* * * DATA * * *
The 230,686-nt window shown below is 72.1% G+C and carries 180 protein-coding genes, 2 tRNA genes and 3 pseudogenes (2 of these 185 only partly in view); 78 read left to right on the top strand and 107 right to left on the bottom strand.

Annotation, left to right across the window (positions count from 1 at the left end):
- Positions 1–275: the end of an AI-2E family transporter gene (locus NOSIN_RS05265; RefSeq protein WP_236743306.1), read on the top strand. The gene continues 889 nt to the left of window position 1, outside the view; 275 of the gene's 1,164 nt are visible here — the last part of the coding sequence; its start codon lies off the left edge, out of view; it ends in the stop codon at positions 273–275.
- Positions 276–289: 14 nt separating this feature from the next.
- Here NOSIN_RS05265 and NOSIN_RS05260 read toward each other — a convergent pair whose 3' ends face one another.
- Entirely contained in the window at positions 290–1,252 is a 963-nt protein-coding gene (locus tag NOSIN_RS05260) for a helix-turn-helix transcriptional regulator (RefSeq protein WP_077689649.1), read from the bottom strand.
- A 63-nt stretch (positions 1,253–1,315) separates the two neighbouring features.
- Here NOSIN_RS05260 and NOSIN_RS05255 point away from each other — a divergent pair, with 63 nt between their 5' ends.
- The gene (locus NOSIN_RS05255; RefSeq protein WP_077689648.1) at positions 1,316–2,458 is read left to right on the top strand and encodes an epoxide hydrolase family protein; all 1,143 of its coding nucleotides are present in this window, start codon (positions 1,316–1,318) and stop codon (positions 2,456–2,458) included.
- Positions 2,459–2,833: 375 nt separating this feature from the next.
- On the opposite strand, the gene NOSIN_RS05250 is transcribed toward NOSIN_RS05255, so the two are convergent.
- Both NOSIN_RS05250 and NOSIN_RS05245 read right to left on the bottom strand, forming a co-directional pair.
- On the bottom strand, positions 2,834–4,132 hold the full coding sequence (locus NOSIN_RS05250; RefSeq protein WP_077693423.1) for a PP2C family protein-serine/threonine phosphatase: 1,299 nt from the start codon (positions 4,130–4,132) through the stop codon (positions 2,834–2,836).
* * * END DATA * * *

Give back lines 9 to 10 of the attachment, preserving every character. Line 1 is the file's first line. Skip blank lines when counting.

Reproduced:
- The gene (locus NOSIN_RS05255; RefSeq protein WP_077689648.1) at positions 1,316–2,458 is read left to right on the top strand and encodes an epoxide hydrolase family protein; all 1,143 of its coding nucleotides are present in this window, start codon (positions 1,316–1,318) and stop codon (positions 2,456–2,458) included.
- Positions 2,459–2,833: 375 nt separating this feature from the next.